Health Insurers Looking for Big Rate Hikes in 2017

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Workers Independent News is heard Monday through Friday at 8:45 and 11:45 a.m. and 5:45 p.m.

Health insurance companies are proposing large premium increases next year in several states for insurance sold through exchanges under the Affordable Care Act, popularly known as Obamacare.

The premium increases average 16 percent. The highest is from Humana in Georgia, averaging hikes of more than 65 percent. State regulators will still need to approve the proposed increases.  Amidst upcoming federal elections, the Obama Administration is playing down the double-digit hike, noting that many consumers will be shielded from all or of these increases by federal subsidies. Robert Kraig, executive director of Citizen Action of Wisconsin, says that while the Affordable Care Act was a major step forward, these rate increase requests show the American health system is still in dramatic need of reform:

“Conservatives are going to try to say that it’s being caused by Obamacare, by the Affordable Care Act, even though, quite frankly, inflation has been less since it was passed…and certainly taking no responsibility for the fact that they’re not allowing us to go to the next stage of reform.  Because we’re stuck in this endless debate where conservatives want to simply repeal the Affordable Care Act—that’s their whole health plan—rather than moving forward and building on it and trying to deal with the next big issue we have, which is cost. At this point, the special interests are winning way too much, and the debate’s far too much of an inside debate, which means the public loses,” said Kraig.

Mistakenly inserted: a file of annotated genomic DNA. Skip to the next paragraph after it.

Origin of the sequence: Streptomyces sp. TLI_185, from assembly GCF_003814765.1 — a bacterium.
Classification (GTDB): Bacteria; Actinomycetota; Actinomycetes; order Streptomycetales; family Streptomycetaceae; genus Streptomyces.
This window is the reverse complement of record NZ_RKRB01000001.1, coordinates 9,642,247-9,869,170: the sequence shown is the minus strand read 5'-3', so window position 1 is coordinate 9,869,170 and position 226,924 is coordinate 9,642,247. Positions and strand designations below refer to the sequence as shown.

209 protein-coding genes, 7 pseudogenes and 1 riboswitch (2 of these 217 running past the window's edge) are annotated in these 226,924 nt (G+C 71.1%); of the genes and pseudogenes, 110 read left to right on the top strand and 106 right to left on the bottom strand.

Standing Together, Kroger Workers Win Better Offer

After 1,100 members of United Food and Commercial Workers Local 400 voted to authorize a strike at 41 Kroger Grocery Stores in Virginia, West Virginia and Tennessee, the union has reached a tentative contract deal with the company.

The union says it’s a much better deal than the company’s previous “last best and final offer,” where the highest raise that anyone at these stores would ever see would be 25 cents.

“The same week that we had this offer, the company gave its millionaire CEO a 17 percent raise,” said  Local 400 Communications Manager Jonathan Williams “The company made $2.5 billion dollars last year alone, but our associates, who actually keep the stores running, who actually make the company a billion-dollar success, they get a quarter. And that was enough to upset a huge number of our members. They unanimously voted to authorize a strike after unanimously voting to reject the 25 cent raise. They were entirely unified against it. It sent a very loud and clear message to Kroger that this company can more than afford it, and we’re willing to stand up and fight for it. Shortly after…I mean very shortly after this vote was taken, we were getting calls from the company to re-open negotiations,” he added.